Critical to understanding history is the capacity to handle dissonance or noise (VanSledright, 2012) between and among accounts of the events that constitute the historical record. Who the actors are and what are their purposes for creating an account are important to historians. KWL can be easily modified to increase understanding of history (or social studies) as a discipline. Source documents, readily available via the Internet, provide differing views and accounts of social phenomena. By dividing the columns into rows for each document (which could include a textbook), the familiar pattern of know – want/need to know – learned becomes a scaffold to assist students as they begin their thinking work with multiple documents. See Figure 1.

Modifying KWL_Wolsey_fig1_Page_1

Figure 1: KWL adapted for analysis of multiple historical accounts.

Science

Scientists often work back and forth between alphabetic texts and the graphs, charts, and other images that accompany and expand on alphabetic texts (Shanahan & Shanahan, 2008).  KWL is, once again, easily modified to help struggling readers and those for whom English is a second language (ESL) make sense of discipline-specific texts in science.  In the example shown in Figure 2, students work with a single text; a column is added to the KWL chart to highlight the role of graphics within the text.

Modifying KWL_Wolsey_fig2

Figure 2: KWL for science texts with graphics.

Procedures

  1. Decide what the features of the text might be that are particular to the discipline (for example, science, social studies, and so on).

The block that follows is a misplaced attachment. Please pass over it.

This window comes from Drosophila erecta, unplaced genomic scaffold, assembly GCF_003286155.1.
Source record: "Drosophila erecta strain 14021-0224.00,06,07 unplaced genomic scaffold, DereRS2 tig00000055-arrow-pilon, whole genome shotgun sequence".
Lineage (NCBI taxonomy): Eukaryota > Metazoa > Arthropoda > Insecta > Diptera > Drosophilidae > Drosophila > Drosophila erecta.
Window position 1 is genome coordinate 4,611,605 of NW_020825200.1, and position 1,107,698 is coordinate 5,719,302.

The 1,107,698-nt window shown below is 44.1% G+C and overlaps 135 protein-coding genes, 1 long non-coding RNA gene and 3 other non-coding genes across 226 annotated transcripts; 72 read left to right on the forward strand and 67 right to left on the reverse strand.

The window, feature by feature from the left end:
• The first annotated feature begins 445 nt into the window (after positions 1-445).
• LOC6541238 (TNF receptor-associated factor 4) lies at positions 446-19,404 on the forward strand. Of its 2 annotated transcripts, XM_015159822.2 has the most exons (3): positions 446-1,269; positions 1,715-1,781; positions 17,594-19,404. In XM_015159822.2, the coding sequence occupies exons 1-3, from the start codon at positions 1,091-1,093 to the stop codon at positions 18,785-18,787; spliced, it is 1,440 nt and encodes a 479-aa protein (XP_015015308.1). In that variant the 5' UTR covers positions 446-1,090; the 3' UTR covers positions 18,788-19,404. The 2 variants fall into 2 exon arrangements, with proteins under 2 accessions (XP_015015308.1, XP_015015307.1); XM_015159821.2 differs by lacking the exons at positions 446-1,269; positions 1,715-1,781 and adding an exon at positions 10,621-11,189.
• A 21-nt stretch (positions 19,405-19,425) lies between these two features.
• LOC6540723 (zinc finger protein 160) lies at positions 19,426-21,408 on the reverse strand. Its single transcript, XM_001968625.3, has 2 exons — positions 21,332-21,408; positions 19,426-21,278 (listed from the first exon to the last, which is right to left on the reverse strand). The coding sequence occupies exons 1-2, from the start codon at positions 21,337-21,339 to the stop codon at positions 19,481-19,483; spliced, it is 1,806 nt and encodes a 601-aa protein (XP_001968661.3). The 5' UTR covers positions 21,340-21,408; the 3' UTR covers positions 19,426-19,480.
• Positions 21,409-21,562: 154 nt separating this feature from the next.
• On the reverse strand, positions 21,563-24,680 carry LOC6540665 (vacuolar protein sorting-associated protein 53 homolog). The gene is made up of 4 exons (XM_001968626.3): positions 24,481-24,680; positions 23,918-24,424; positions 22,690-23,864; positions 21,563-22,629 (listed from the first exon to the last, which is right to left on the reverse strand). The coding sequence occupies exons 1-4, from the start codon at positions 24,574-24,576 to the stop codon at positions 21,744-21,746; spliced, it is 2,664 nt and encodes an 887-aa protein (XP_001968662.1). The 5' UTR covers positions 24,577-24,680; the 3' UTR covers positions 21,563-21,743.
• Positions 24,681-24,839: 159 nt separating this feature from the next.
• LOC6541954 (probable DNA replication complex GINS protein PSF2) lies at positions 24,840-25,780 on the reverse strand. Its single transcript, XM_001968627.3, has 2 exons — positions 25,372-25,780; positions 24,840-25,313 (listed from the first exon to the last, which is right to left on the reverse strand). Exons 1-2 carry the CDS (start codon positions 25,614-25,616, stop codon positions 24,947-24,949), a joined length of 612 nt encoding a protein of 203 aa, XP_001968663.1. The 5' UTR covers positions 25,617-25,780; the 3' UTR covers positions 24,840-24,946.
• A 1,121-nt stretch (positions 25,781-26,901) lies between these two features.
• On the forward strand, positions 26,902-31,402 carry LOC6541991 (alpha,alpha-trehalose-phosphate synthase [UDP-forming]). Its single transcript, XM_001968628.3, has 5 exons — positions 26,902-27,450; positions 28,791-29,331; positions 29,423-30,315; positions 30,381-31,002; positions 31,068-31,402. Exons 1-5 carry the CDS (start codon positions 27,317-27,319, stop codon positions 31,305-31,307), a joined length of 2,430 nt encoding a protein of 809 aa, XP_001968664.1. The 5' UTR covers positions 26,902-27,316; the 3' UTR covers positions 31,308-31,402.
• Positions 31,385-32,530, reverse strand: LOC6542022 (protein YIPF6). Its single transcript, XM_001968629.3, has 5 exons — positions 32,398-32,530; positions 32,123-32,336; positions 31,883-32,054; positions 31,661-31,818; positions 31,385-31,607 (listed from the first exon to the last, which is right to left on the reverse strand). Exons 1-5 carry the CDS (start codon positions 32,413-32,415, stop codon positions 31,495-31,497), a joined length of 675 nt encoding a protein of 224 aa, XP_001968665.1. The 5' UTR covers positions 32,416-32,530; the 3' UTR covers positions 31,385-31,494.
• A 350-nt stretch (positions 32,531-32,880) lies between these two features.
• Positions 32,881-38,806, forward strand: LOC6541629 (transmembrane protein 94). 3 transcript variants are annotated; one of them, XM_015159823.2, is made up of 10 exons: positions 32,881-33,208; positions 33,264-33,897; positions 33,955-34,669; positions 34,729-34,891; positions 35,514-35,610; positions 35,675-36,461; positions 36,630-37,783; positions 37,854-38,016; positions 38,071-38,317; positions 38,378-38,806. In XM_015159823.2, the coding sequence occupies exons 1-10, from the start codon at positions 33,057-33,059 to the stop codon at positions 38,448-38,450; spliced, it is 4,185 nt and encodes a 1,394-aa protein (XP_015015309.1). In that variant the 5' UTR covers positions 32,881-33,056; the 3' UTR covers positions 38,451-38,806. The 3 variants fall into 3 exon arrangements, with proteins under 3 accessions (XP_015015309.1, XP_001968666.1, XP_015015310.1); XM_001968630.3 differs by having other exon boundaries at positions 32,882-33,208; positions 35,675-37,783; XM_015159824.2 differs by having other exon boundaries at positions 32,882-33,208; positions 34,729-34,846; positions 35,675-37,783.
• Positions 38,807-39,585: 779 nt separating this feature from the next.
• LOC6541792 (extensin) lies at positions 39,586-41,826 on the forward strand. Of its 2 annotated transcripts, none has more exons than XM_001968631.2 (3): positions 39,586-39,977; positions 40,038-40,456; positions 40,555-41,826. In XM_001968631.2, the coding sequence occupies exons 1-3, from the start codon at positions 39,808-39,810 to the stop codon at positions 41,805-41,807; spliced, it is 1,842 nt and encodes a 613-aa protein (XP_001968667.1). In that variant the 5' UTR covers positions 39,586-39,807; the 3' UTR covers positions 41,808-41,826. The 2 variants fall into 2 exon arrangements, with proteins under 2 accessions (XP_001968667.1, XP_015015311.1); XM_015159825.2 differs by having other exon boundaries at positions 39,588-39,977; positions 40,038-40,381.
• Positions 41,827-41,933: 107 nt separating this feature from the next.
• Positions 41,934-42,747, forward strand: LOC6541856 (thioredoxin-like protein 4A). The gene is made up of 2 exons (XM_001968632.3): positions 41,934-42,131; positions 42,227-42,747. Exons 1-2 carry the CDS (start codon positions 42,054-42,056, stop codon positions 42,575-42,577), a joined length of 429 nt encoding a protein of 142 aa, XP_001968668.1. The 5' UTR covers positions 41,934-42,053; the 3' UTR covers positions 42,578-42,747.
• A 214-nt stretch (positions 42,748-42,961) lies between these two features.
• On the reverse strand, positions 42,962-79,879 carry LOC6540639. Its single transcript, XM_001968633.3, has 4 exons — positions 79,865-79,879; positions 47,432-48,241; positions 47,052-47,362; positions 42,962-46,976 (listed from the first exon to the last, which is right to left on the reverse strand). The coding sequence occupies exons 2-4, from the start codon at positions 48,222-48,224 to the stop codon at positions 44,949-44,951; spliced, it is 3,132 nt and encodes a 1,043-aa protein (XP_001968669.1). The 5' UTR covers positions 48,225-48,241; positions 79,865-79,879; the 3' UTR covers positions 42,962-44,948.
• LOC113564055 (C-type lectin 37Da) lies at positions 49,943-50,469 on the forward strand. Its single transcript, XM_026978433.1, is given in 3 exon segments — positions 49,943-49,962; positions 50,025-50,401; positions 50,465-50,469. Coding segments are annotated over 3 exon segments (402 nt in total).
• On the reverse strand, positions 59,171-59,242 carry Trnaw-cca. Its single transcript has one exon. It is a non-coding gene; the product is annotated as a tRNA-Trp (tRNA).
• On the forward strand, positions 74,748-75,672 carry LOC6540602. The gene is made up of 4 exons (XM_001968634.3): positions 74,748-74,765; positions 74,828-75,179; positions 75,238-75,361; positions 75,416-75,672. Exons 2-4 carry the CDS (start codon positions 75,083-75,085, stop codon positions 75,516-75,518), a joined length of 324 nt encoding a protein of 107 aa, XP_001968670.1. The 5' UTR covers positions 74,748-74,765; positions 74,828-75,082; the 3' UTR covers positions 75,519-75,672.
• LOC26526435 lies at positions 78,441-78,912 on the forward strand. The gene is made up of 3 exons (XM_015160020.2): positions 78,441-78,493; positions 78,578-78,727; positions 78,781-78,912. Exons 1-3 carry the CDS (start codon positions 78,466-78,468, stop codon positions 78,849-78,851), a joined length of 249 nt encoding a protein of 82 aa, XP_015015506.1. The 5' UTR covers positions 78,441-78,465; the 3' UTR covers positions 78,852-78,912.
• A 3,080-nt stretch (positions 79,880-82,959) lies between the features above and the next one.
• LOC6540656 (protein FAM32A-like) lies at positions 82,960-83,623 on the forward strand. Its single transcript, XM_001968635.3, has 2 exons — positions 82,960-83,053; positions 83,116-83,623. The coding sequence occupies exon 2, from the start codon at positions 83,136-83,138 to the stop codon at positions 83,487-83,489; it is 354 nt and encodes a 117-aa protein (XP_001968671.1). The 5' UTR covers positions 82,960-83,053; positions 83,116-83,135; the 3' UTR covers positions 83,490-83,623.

2. Adapt the KWL chart to emphasize those disciplinary features from step one.
  3. Choose texts that challenge readers but don’t overwhelm them. Often, more than one text might be helpful at several levels of difficulty.
  4. Make copies of the KWL chart or help students construct their own.
  5. Ask students to read the text and use the adapted KWL chart to guide their thinking.
  6. In small groups, or with the whole class, use the students’ individually created and modified KWL charts to discuss the standards-based concept that is characterized in the text.

References

Brozo, W. G., Moorman, G., Meyer, C., & Stewart, T. (2013). Content area reading and disciplinary literacy: A case for the radical center. Journal of Adolescent and Adult Literacy, 56(5), 353-357. doi: 10.1002/JAAL.153

Common Core State Standards Initiative [CCSS].(2010). Common Core State Standards for English language arts & literacy in history/social studies, science, and technical subjects. Council of Chief State School Officers and the National Governors Association. Retrieved from http://www.corestandards.org/assets/CCSSI_ELA%20Standards.pdf

Heller, R. (2010). In praise of amateurism: A friendly critique of Moje’s “Call for Change” in secondary literacy. Journal of Adolescent & Adult Literacy, 54(4), 267–273. doi: 10.1598/JAAL.54.4.4

Hyde, A. (2006). Comprehending math: Adapting reading strategies to teach mathematics, K-6. Portsmouth, NH: Heinemann.

Ogle, D.  (1986).  K-W-L:  teaching model that develops active reading of expository text. The Reading Teacher, 39, 564-570.

Shanahan, T. & Shanahan C. (2008). Teaching disciplinary literacy to adolescents: Rethinking content-area literacy. Harvard Educational Review, 78(1), 40-59.

VanSledright, B. (2012). Learning with texts in history. In T. L., Jetton & C. Shanahan (Eds.), Adolescent literacy in the academic disciplines: General principals and practical strategies (pp. 199-226). New York: Guilford.